English Honors student Katherine Noble wins 2012 Roy Crane Award
Thu, April 26, 2012
The Department of English congratulates English Honors student Katherine Noble, recipient of the 2012 Roy Crane Award in Literary Arts.
This $3,000 university-wide award is granted to a student who has been nominated by a faculty member for outstanding creative achievement. Professor Peter LaSalle nominated Noble, who won for a collection of poetry.
Katherine Noble is an English Honors student who expects to graduate in Summer 2013. She won first place in the 2011 Department of English undergraduate writing contest for a collection of six poems and has worked with UT’s Hothouse, The Daily Texan, and Bat City Review, and also as an intern for the nationally distributed poetry journal Poet Lore in Bethesda, Maryland.
A poem from Noble's winning entry:
Moving Alone, the Two of Us
The first time you slipped off my dress,
you remembered to tell me I was lovelier than mourning
doves, roman candles, wet gardenias, apricots.
A flock of birds swam through the strict sky where God lives
alone, trying to get our attention. But I kissed crosses
into the salt of your neck. Your voice broke like blind horses
and your hands pulsed like finches at your side
until I pressed against you because there is rescue in that.
I told you I alone could hold my lips
against your heart.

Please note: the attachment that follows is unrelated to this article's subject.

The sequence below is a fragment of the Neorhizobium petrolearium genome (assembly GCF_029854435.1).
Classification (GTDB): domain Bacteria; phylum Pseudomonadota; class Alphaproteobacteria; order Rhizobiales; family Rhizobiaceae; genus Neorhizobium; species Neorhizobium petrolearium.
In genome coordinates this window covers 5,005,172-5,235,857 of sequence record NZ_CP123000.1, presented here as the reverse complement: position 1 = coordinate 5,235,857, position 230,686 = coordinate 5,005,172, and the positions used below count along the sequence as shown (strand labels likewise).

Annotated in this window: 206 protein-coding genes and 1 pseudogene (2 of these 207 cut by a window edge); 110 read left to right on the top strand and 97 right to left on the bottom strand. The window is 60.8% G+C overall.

I want to return and whisper that I know the ending.
There is no boat coming back for us.
We are already breathing in the chest of the great horned beast
that promises the end of the world. So temper nothing.
Set your sail on fire and push off into the low tide of sky.
Midnight and ocean,
not love, are the only things that return
with no remembrance of sins.
These nights, I stand in this predictable loneliness,
a room full of mirrors. Your absence bleeds
into my dreams and a shadow lingers. You’re singing with your back
turned east toward childhood, I'm standing before God
and he's asking my name. I know no name but yours.
I wake hungry with ears full of stale wind.
Pain, want, and breast we come to know
before any other language. I do not know how else to speak of it.
I spend the summer near the sea
to help me stop needing you. The water looks like a blanket
which would lose all memory of me in its velvet, star-blinking folds.
I folded you inside me, but nothing is lost.
The sea so loud, it is completely silent.
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